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February 28, 2007

Texas to Tucson 07

DSC_2400_editedThe original Fort Davis, established in 1854, was a strategic point on the San Antonio-El Paso Road.  The soldiers first stationed there fought the Comanches on mules.  The major work of the troops however, was to protect emigrants, freighters, mail coaches and travellers.  The post was rebuilt in 1869 and is said to be one of the best remaining examples of a frontier military post. 

A number of the buildings have been restored and much of the original structural was able to be used.  Other buildings have been stabalized to prevent further deterioration but many are merely shells or foundations.  A few buildings have been authentically furnished.

DSC_2394_edited“Buffalo Soldiers” served at Fort Davis from 1867 to 1885.  According to some historians, these regiments of black soldiers were given the name by the Indians who compared their hair to that of the buffalo, and considered them brave and worthy adversaries.

DSC_2407_editedAbout 17 miles north west of Fort Davis is McDonald Observatory, one of the major astronomical research facilities in the world.  It is on 6,791 ft Mount Locke and has several optical telescopes ranging in diameter from 30 to 432 inches.

The area has one of the darkest night time skies in the U.S. and the surrounding communities co-operate by using lighting that is directed toward the ground.



The view from the top is quite wonderful.

We took the guided tour and were taken right into the area housing the telescopes.  Interestingly, seldom does anyone look though the eyepiece viewers.  All the data is collected and transferred to computers elsewhere in the building.  Apparently, the astronomers don’t even have to come here any more, they can just have the data sent to them via the Internet.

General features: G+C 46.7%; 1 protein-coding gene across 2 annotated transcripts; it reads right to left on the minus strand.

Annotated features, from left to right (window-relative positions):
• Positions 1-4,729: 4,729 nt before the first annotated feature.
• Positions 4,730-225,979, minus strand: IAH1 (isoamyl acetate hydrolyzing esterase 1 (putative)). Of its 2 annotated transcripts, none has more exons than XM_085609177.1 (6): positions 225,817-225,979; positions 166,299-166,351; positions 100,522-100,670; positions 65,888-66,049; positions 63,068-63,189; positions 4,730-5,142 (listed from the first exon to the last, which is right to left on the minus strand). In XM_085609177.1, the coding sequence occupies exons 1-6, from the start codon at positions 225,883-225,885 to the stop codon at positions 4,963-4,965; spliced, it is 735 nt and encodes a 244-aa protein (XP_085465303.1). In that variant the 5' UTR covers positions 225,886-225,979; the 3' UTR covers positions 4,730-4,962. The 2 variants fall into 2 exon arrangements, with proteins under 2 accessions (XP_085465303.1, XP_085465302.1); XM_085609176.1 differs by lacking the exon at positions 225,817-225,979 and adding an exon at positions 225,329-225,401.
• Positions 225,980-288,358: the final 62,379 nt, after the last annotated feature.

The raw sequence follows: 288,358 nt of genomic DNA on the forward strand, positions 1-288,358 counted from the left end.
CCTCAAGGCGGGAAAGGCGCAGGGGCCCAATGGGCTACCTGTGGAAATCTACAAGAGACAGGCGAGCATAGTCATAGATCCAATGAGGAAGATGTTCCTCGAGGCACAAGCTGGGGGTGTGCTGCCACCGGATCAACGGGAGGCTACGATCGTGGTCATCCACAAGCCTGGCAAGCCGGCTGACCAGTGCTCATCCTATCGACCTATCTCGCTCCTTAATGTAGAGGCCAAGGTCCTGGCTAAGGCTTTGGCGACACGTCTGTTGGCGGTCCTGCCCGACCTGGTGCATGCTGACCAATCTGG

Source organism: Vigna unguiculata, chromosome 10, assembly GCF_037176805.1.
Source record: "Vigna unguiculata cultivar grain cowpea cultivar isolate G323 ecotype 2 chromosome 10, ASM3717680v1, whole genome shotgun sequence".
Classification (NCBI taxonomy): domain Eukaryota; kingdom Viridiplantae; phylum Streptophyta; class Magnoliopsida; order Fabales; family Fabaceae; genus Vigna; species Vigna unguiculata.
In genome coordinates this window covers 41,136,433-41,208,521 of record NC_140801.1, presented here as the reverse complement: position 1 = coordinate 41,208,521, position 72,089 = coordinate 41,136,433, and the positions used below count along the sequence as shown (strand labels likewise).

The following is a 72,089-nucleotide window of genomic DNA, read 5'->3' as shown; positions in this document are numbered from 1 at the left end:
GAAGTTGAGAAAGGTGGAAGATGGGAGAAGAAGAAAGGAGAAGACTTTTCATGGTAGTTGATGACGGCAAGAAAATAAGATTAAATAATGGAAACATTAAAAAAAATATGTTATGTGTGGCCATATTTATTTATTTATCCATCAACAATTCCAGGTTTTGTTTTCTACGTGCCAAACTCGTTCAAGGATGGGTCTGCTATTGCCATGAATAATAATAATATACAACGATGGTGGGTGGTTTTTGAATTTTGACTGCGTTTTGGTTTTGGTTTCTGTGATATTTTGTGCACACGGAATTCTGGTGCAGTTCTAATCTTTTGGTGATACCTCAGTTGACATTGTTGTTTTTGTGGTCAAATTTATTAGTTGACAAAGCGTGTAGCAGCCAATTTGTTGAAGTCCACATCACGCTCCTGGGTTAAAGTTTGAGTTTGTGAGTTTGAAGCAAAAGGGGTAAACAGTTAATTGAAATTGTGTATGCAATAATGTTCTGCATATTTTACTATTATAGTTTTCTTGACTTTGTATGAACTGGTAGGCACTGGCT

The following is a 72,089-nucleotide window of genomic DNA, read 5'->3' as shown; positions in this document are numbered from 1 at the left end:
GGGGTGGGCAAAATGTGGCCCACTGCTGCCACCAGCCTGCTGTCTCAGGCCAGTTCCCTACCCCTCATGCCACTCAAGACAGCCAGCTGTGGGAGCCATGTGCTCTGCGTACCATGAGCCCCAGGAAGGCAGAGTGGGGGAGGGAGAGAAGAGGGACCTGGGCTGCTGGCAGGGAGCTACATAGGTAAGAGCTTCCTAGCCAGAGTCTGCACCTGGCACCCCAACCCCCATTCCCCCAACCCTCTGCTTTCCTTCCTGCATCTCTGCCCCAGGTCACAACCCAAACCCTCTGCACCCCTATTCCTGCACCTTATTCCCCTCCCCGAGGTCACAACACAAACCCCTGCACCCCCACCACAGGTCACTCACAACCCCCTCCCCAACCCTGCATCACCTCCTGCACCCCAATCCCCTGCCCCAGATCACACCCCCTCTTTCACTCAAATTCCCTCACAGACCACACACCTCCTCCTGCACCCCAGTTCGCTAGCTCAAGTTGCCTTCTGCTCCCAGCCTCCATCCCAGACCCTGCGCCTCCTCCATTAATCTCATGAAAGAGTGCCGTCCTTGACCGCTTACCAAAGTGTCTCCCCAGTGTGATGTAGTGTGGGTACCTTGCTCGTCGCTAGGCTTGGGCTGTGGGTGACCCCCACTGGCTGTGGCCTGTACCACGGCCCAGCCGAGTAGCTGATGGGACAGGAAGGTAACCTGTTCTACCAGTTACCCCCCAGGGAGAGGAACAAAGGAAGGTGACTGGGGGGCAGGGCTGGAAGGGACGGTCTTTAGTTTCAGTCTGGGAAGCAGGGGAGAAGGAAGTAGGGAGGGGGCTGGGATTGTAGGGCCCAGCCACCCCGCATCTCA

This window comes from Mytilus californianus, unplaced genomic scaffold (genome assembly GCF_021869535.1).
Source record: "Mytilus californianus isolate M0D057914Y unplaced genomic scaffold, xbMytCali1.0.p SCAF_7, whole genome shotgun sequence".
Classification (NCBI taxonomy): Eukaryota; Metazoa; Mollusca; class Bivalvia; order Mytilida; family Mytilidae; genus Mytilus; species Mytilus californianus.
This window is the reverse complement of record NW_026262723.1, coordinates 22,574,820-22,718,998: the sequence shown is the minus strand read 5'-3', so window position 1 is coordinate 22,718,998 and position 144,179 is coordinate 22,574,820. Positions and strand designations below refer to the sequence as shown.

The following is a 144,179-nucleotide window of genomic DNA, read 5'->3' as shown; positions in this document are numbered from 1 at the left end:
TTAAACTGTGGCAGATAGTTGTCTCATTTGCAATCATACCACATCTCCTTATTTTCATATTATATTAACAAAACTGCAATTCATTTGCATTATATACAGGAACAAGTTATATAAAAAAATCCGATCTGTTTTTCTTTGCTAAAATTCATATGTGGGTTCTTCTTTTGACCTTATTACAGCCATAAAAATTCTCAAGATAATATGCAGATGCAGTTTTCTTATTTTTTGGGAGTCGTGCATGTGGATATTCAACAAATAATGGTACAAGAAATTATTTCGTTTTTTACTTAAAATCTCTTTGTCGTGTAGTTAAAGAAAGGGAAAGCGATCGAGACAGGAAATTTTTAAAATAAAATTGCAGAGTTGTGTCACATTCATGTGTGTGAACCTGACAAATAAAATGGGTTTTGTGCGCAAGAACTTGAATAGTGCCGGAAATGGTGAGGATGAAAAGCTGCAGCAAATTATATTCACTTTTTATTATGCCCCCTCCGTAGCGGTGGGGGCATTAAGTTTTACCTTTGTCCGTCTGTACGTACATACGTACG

From Fort Davis we headed back south to Marfa.

This is the Presidio County courthouse in Marfa.  We were disappointed in the town – from what we had read it was described as an artist’s community.  I guess it is if you are into new age and modern.  Not my thing, so we spent little time there and headed toward El Paso.



As we had spent a couple of days last winter in the El Paso area we only stopped long enough to leave our contribution at the racetrack casino.  We parked right beside the track and Ross got a great action picture just after the horses came out of the starting gate.
 Last year we had purchased a Raspberry Chipotle sauce in the old town of Mesilla, NM, just on the outskirts of Las Cruces.  Best we have ever had.  We stopped in old town again; told the proprietor we had driven 2,500 miles to get more; bought 6 bottles and she threw in a seventh for nothing.


We arrived in Tucson Feb. 18th and spent a week there.  My sister Joan, who lives in Fredericton, NB is spending a couple of months there, so we had some good visiting with her.

We went to the Saguaro National Park and took the circle drive.  We visited with friends from Big Bend, Bob & Melissa.  We took some time off, we played golf, we did laundry,  and we did some gambling.


On Sunday Feb.25th we headed south to Mexico.

Next journal will be about our trip down there. 

Posted by Bernice at 03:45 PM | Comments (2)

February 25, 2007

Big Bend National Park - Part II

DSC_2293_editedJust after lunch on Monday, Feb 12th we started on an approximate 50 mile loop road in the western part of the park.  The first 13 miles (22 km) of the road was dirt and gravel.  Since it had rained  a couple of days earlier, there were still muddy sections to it and we could see deep ruts where other vehicles had trouble navigating.  We were happy we had the high clearance of the truck. The land is stark and we passed badlands and cliffs and deep washes.

DSC_2290We stopped to see Luna’s Jacal (a primitive Mexican house-shelter).  Gilberto Luna, a pioneer Mexican farmer, built this shelter and raised a large family here.  He died in 1947 at the age of 108. Luna had farmed this dry Alamo Creek drainage for nearly a century and had peaceful relations with both the Apaches of the area and the Comanche War parties.  The jacal at the peak is only about 4 feet high but is about  30 ft long.

IMG_4316_editedClose to the end of the gravel road we turned off and followed a dirt road to Terlingua Abajo, a deserted farming community.  Finally, we found water other than the Rio Grande River.  When quicksilver (Mercury) was discovered in 1899, much of the flatlands by the waterways were cleared for farms.  This area produced vegetables, wheat and maize for the miners. Water was channelled to the fields by irrigation ditches.  When the mines closed so went the farms.